Producers buy, sell and merge business for a variety of reasons. They may be interested in growing their client base or their assets under management by purchasing a business or book of business, or perhaps they want to generate new business, expand their service offerings or refocus their role. Whatever the reason, it’s easy to get excited and even too optimistic about the new opportunities.
In fact, when you’re in the process of buying, selling or merging, looking at the possible negatives of the union can feel a bit like having the prenuptial agreement conversation: You really just want to believe that the best will happen.
“It’s taking off the rose-colored glasses and putting corrective lenses on,” said Adrian George, CFP, TEP, an 11-year MDRT member from Calgary, Alberta, Canada.
Sometimes a list of “don’ts” can be just as helpful as a list of “dos” — if not more. And a list of red flags isn’t meant to be overly negative, but to slow down the process and keep you from flying full speed ahead with the wrong business.
James Fisher, J.D., director of M&A at FP Transitions, a succession management, buying, selling and valuation company for the financial services industry, said it’s common for advisors and firms to get too excited about a potential M&A and miss red flags — “especially given the apparent buying frenzy that is occurring in the wealth management space at the moment.”
From the buyer perspective, Fisher said it’s crucial that advisors stay focused on why they’re seeking inorganic growth. “It is not advisable for a firm to acquire a practice just because they have cash burning a hole in their pocket or because everyone else appears to be growing through acquisitions,” Fisher cautioned. He said buyers should use acquisitions as part of a more complete strategic growth plan, not just to bolster their revenue so they may also be sold to the highest bidder.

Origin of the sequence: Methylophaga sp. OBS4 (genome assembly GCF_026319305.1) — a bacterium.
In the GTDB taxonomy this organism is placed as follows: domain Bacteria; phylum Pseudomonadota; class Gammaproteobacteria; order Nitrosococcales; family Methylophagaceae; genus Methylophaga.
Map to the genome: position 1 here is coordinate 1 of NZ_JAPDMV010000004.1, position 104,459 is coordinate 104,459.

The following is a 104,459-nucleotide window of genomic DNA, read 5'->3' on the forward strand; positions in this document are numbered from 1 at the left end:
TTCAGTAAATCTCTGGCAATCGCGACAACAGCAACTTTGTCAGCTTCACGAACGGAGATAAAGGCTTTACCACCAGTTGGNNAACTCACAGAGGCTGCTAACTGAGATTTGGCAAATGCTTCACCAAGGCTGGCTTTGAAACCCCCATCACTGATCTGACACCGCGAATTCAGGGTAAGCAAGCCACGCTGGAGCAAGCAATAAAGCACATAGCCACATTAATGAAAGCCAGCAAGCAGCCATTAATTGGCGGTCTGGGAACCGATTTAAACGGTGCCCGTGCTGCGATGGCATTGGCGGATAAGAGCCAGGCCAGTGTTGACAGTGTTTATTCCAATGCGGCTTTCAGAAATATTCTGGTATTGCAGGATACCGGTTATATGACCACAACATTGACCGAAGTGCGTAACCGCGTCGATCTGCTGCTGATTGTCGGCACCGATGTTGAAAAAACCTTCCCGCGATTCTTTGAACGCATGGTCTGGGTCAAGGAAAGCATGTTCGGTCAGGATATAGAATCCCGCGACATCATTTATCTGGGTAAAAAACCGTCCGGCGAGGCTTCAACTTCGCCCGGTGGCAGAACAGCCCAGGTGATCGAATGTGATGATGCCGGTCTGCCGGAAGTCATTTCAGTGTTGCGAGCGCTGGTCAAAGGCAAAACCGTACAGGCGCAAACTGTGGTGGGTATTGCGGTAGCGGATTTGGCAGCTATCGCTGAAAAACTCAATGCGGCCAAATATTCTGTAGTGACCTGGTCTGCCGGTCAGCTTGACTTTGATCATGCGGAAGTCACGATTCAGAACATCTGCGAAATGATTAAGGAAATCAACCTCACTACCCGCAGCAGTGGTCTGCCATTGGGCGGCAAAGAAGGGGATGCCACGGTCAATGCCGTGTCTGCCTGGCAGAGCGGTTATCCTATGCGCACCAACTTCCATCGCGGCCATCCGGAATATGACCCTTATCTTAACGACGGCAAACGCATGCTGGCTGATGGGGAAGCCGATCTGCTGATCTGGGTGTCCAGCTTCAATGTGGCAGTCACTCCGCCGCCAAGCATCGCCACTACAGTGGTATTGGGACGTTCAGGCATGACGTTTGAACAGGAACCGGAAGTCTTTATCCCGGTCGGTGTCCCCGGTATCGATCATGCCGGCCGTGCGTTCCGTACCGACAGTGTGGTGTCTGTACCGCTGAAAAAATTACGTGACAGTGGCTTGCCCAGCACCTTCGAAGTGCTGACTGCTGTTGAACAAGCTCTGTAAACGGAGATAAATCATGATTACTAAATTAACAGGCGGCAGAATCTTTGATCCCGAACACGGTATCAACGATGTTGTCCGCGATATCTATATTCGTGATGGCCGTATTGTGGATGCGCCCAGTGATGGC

Fisher said proper due diligence — which can include employing an M&A firm — helps locate red flags and address issues.
To be sure, the following list of potential red flags isn’t exhaustive. Other advisors could add more lessons they’ve learned during M&As. But it can help you adjust your expectations for the best possible outcome — even if that means walking away in the end.
1. Speedy timeline
Perhaps the most obvious sign that something may be amiss is if the seller looking to part with their business wants to rush the process.
Ryan J. Pinney, LACP, opted out of purchasing a business for this very reason, calling it one of the biggest red flags to see an owner want to move quickly and aggressively with a sale.
“One of the challenges with an aggressive timeline is it’s more error-prone,” said the 13-year MDRT member from Roseville, California, USA. “You’re more likely to make a mistake because you don’t have as much time as you would want to go through the numbers. But it also indicates that there’s some hidden reason or something happening behind the scenes that’s causing the current owner to want to get out quickly.”
In this case, Pinney learned the business he was looking to buy was on the precipice of potentially losing a large account that was coming up for renewal. The seller in question didn’t alert his firm to this, and Pinney presumed this was one of the reasons for the accelerated time frame.
“Had we purchased,” Pinney said, “that account would have come up for renewal the very next month, and it would have been a big loss to revenue.”
2. Client or advising style misalignment
Not all danger signs point to a firm or business’ shortcomings. Rather, they can highlight how the business may fail to fit seamlessly into what you’ve already built.
For example, a book of business may appear to be up your alley because it’s largely physician clients and you also primarily serve physicians. But does it match the sort of doctors you typically work with? The needs of early career hospitalists may be far different from pre-retirement optometrists.
Also, are you going to provide the new clients with the same type of service they’re accustomed to? Some advisors are more hands-on, while others may be more transactional. If the incoming clients are accustomed to receiving services in one way and you offer the other, it could be a tricky transition.
But that’s not to say that it’s necessarily a negative; it may just take some readjusting. George has experience buying businesses where the clients were used to a more transactional relationship with their previous advisor.